By Rev. James R. Cook, CFP®
Do I buy a car or lease one? Do I work to pay for my education — or my children’s — or do I take out a loan? Do I rent an apartment or buy a house? For each of these questions, making the right decision depends on a number of factors that are unique to you.
But one financial question leaves us with very few choices: Do I save for retirement?
While most of us cannot say “no” to saving for the future, we can choose how much to save and how to make long-term savings a part of our lives.
“Never put off until tomorrow what you can do today.”
When it comes to saving, there are few hard and fast rules, but this old adage comes as close to a rule as you can get. Let’s illustrate with a story about two investors.
Joanna started her first job in ministry at age 25 after receiving a master’s degree. From her very first paycheck, she contributed $50 a month to her employer’s retirement plan. She did this faithfully for 20 years. When she turned 45, she stopped contributing and left the investment alone. At 65, she discovered that her account had grown to $76,472. Not bad since she had only contributed $12,000 and had not thought about it for 20 years.
Joe was also 25; but when he began working, he had other priorities for his money and did not contribute to his employer’s retirement plan. At 45, Joe realized he needed to do something or he was going to have to work the rest of his life. For Joe to end up at age 65 with the same savings as Joanna, he needed to save $165 a month for the next 20 years. See the table (top) on the next page for the benefits of starting early.
Start with the end in mind
For most working people, Social Security will provide an amount somewhere between 30% and 40% of their final salary if they begin collecting at their full retirement age. For most individuals, the remaining funds required to meet living expenses will need to come from personal retirement savings.
You probably will only need to replace 80 percent of your final salary when you retire because you will no longer pay Social Security taxes — 15.3 percent, if you are a clergy person — and you will no longer be saving for retirement. Your personal circumstances and the lifestyle choices you make will ultimately determine your exact income needs in retirement.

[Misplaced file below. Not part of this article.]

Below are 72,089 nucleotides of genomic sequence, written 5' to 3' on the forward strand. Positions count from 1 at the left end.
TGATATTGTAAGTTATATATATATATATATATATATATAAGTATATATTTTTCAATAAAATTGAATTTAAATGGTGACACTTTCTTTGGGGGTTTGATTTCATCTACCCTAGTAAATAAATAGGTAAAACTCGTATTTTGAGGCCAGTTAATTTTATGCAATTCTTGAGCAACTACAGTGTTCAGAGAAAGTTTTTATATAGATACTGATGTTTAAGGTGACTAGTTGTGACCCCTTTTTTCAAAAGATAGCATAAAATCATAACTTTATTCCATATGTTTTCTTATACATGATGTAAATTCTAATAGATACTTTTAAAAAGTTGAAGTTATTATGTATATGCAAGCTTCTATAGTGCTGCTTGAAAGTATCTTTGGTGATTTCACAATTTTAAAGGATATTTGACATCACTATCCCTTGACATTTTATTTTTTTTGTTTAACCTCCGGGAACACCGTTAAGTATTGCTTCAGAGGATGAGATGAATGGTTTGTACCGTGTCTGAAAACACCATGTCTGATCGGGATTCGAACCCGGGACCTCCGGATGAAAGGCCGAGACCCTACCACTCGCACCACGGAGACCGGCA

To support this level of income in retirement, you will need to save an amount equal to 12 to 15 times your final salary by the time you retire, assuming a retirement age of 65.
So, how are you doing? The table below gives an easy benchmark for various ages to illustrate where you should be if your goal is to reach 12 times salary at age 65.
Set a savings goal
Aim to achieve a 10-percent savings rate before the end of your 20s, a 12-percent rate during your 30s and 15-percent savings from age 40 to retirement. The good news is you can count any contributions your employer makes on your behalf toward this goal.
Of course, this model assumes an ideal — that you had the knowledge, foresight and ability to start saving with your first job sometime in your 20s. If you did not, and you were behind, you might need to save more to catch up.
Don’t let that scare you. With just a few modifications in your plan — like working two or three years longer or cutting expenses now or in retirement — you can make a big difference in achieving your goal. The most important thing is not to let disappointment about your current savings keep you from making changes. Remember: The sooner you start, the more you can save.
Make a plan and take your first step
You might want to save 12 percent, but are not anywhere near that. What can you do?
Here are four relatively painless steps:
#1: Forget about the past, and commit to working toward your goal starting today.
#2: Decide how much you can save each month out of your paycheck. Start by thinking about this in real dollars, not percentages.
#4: Make a commitment to reevaluate the amount you are saving annually with the goal of increasing it by 1 percent each year until you reach your target savings rate. If you get a pay increase, using part of that to increase your savings rate will be almost painless.
Saving for retirement is your choice. Take advantage of savings programs your employer offers. Start early by contributing an amount you can afford. Commit to increasing your savings whenever your compensation increases. Track your progress. Engage a financial planning professional to assist you. These simple steps can give you the retirement you choose.
Rev. James R. Cook, CFP®, is a National Outreach Manager at MMBB Financial Services. As a Certified Financial Planner™ professional, Cook is an expert in comprehensive financial and retirement planning. He is also an accomplished speaker and a passionate teacher with 10 years of pastoral experience in several California churches.